loacation has a major effect to....

hard (impossible) to fight on the south coast, if you're based the north....

the OP asked for combat ratios, not flight ratios.

Kettenhunde
05-13-2010, 10:24 AM
its does indeed affect the potential, but not the actual.

loacation has a major effect to....

hard (impossible) to fight on the south coast, if you're based the north....

the OP asked for combat ratios, not flight ratios.

Certainly some of those sorties are not going to see combat and certainly the RAF fought outnumbered in the local arena at times.

However the RAF had radar and made extensive use of it to maximize their combat power.

I don't think it would be correct to characterize the RAF as having 4 times the number of fighters flying on a given day and then state the RAF was fighting severely outnumbered in its average engagement.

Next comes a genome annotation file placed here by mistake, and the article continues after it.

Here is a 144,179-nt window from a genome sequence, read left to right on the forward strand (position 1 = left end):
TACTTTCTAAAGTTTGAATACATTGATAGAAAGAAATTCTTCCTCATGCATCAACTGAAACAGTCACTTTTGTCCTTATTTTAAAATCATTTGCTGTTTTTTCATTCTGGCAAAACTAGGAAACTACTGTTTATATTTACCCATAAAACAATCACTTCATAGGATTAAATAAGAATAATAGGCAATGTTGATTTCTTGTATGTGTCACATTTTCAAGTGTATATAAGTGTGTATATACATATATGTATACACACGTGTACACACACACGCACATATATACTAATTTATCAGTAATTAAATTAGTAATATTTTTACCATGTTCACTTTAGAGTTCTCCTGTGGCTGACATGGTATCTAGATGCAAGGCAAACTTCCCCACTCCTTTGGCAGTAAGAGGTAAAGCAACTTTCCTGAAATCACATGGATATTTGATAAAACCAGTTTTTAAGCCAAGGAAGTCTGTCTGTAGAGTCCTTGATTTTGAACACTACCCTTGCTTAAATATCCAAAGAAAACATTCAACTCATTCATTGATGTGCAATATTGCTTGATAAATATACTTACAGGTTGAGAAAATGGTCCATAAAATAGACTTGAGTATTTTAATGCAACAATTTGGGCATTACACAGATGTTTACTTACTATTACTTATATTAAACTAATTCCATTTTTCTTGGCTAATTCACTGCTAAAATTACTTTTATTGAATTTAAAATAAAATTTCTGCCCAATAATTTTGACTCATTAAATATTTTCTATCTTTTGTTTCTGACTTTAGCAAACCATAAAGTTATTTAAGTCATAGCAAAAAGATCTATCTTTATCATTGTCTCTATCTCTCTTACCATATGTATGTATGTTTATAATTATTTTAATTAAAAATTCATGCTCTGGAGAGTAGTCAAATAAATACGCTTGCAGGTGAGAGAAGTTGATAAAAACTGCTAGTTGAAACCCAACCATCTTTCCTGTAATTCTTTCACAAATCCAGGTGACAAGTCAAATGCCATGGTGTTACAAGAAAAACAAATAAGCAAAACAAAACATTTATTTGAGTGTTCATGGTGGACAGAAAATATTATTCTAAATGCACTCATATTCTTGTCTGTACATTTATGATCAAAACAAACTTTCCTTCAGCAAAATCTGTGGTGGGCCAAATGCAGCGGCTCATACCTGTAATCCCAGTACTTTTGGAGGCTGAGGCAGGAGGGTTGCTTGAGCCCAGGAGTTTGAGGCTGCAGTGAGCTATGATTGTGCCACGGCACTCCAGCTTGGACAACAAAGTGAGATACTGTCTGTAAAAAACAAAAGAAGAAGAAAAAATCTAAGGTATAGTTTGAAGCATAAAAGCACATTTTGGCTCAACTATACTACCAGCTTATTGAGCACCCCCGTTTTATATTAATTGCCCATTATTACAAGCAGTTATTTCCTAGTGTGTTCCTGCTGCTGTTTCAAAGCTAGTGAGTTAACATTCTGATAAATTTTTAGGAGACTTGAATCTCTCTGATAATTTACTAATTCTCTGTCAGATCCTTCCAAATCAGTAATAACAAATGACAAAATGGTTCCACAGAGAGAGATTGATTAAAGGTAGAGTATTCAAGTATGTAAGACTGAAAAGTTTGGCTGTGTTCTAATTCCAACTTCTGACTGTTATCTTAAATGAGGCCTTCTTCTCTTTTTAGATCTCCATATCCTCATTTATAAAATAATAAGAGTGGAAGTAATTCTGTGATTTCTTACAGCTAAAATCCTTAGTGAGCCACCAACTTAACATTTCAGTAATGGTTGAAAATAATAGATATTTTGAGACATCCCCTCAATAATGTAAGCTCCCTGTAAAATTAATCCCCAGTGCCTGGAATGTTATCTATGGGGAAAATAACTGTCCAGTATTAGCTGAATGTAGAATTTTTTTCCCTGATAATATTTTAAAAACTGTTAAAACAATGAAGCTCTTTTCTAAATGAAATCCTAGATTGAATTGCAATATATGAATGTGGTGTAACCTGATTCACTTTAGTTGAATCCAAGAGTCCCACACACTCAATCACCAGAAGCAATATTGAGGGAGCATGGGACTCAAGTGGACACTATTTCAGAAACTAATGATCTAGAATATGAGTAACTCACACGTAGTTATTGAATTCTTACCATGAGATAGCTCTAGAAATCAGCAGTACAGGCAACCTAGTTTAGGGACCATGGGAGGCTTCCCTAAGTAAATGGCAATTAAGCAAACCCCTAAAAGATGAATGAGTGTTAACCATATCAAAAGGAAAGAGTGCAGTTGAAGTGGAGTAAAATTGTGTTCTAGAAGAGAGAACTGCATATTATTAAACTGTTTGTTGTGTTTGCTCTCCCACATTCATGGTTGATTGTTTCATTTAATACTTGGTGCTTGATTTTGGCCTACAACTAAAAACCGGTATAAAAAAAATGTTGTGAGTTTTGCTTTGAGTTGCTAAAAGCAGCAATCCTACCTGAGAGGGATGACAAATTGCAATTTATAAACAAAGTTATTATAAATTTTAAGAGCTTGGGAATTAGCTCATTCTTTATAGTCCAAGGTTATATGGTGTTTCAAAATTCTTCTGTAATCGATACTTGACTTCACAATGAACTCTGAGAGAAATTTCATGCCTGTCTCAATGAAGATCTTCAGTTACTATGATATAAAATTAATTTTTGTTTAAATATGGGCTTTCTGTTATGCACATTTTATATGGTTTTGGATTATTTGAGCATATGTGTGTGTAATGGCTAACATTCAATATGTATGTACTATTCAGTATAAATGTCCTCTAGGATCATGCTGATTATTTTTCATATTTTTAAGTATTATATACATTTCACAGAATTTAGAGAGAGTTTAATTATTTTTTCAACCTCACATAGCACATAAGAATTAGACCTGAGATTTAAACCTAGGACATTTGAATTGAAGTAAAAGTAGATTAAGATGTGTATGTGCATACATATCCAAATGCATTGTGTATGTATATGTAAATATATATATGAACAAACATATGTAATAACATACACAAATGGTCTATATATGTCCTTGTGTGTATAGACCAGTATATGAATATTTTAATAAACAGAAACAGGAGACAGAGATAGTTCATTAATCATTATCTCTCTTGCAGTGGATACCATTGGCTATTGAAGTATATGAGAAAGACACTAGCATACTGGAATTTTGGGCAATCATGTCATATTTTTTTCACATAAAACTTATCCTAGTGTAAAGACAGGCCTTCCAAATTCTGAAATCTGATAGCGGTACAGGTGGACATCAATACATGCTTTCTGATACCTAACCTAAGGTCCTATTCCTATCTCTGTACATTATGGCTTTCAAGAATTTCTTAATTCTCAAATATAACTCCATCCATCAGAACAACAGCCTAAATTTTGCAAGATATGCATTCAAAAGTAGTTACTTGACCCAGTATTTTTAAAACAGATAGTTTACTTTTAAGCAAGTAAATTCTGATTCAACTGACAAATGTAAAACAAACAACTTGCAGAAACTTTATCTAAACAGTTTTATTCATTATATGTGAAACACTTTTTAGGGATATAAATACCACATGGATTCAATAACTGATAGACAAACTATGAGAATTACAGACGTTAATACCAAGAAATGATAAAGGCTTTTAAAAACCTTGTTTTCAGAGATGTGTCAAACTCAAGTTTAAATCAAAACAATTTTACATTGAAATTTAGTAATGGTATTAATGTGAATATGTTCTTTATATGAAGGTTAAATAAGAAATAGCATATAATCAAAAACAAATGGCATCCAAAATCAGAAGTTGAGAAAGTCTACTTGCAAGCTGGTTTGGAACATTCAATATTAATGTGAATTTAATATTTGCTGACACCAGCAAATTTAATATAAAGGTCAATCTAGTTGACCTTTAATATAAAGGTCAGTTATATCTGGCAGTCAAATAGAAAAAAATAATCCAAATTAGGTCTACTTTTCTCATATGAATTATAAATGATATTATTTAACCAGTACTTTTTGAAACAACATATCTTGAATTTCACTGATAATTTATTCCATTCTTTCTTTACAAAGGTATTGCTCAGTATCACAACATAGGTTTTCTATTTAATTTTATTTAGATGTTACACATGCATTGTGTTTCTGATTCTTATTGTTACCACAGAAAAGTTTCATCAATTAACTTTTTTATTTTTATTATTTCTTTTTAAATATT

Both Galland and Mitch testify in the RAF's official history that the Germans were very surprised at the numbers of RAF fighters they encountered.

The RAF was much stronger than they had been led to believe.

It looks to me that the RAF fought at times outnumbered in the local arena and for short periods in the beginning of the battle.

The Luftwaffe fought outnumbered in the local arena at times as well.

I don't think the typical engagement can be characterized as a few highly outnumbered Spitfires whipping the pants off the Luftwaffe horde. It sounds good though and is the stuff of legend.